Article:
The bill is controversial because it would override the 2015 Flores Settlement Agreement, that limits the amount of time a child can be detained to 20 days. In doing so, it would essentially authorize the indefinite detention of minors with their families.
Introduced in the Senate by Dianne Feinstein and in the House by Rep. Jerrold Nadler, D-N.Y., these two bills have the backing of almost all Democrats. The bills are nearly identical and explicitly prohibits DHS from separating family units, except under extraordinary circumstances. It also reasserts protections for asylum seekers and the House version delays prosecutions for asylum seekers charged with illegal entry.
The bills are controversial because they do not address where families are kept as they await asylum hearings. No Republican has signed on in support of the bills that many have argued would codify a "catch and release" policy.
Sponsored by Sen. Ted Cruz, this bill would stop family separations by expediting judicial proceedings for individuals seeking asylum. The bill would authorize the addition of 375 immigration judges who would have a 14-day period to review asylum claims. The bill would also address the Flores Settlement, allowing children to be detained beyond 20 days, raising concerns about indefinite detention.
White House support for this bill is unclear. President Trump has criticized the idea of increasing the number of immigration judges, recently saying he prefers a process where migrants are quickly deported "with no Judges or Court Cases." Many Trump supporters believe he was referring to the process of expedited removals or self-deportation, used to quickly deport individuals from contiguous countries like Mexico and Canada.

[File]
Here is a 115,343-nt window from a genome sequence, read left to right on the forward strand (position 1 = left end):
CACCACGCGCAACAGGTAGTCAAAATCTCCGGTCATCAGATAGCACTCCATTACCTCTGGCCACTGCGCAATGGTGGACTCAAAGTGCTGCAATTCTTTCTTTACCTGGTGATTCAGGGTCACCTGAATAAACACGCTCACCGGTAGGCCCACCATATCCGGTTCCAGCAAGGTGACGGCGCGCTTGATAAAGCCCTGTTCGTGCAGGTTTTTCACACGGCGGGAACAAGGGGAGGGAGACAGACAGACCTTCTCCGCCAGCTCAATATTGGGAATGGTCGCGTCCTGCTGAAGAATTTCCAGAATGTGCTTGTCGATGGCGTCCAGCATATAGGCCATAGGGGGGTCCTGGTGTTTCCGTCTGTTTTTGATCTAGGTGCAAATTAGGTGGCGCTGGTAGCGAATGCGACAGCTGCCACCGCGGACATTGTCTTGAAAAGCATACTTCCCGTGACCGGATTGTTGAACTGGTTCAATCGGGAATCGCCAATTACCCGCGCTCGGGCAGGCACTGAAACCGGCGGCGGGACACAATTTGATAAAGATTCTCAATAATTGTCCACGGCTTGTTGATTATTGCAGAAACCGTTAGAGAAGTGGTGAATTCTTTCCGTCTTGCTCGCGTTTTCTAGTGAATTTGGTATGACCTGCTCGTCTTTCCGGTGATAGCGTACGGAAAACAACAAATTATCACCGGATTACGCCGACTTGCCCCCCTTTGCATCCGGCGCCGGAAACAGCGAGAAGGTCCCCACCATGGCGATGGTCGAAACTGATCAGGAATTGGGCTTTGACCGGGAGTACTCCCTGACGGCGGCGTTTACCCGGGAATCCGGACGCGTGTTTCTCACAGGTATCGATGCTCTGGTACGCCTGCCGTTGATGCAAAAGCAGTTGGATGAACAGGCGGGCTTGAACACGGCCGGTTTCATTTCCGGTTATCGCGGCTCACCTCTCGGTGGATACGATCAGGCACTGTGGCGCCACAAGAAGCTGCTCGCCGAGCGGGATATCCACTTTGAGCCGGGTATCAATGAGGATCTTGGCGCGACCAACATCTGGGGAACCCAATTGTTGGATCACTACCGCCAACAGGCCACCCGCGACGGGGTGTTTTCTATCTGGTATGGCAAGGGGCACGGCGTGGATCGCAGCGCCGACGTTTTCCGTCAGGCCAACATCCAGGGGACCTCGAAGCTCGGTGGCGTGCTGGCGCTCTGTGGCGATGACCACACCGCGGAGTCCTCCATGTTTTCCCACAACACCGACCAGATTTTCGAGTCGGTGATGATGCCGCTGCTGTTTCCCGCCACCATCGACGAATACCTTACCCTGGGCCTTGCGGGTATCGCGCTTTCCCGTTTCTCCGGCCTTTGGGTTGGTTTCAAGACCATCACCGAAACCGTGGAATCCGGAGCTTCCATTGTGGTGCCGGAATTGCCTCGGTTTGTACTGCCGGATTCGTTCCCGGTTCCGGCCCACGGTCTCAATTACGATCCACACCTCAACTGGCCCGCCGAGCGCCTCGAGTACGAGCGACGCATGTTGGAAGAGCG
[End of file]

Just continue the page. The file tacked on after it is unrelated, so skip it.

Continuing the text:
Introduced by Sen. Thom Tillis, the bill would keep families together while providing additional resources for their housing and detention. The bill would also authorize an additional 225 immigration judges to more quickly adjudicate asylum claims and manage the current backlog in the immigration courts.
The bill has bipartisan support in the Senate, but could face opposition by President Trump over the issue of increasing the number of immigration judges.
In both the Senate and the House, all eyes are on Senators Cruz and Feinstein who have yet to release a draft bill or an outline of how they will address the surge of families arriving at the southern border.
Among the bipartisan proposals being discussed around the Capitol include extending the lawful period minors can be detained (to avoid indefinite detention), using ankle-bracelets or other monitoring technologies to track individuals released into the United States while awaiting a court hearing and increasing the capacity of detention facilities.
The next steps may depend on how soon the Trump administration can provide answers to lawmakers' questions about the current state of affairs at the border.
Both Cruz and Feinstein confirmed they are still waiting to hear back from the administration about providing a briefing from leaders within the Department of Homeland Security, Health and Human Services and potentially the Justice Department.
After the "zero-tolerance" border enforcement policy resulted in the separation of more than 2,300 families, President Trump insisted the problem could only be solved by Congress.
In the coming weeks, the courts could get involved to enforce the Flores Settlement, if the Trump administration begins holding minors beyond 20 days.
"The president's executive order took a little pressure off the legislative effort. I think that pressure will build," Senate Homeland Security Chairman Ron Johnson, R-Wis., told Circa. "This is where you actually need leadership. You need leadership on both sides of the aisle."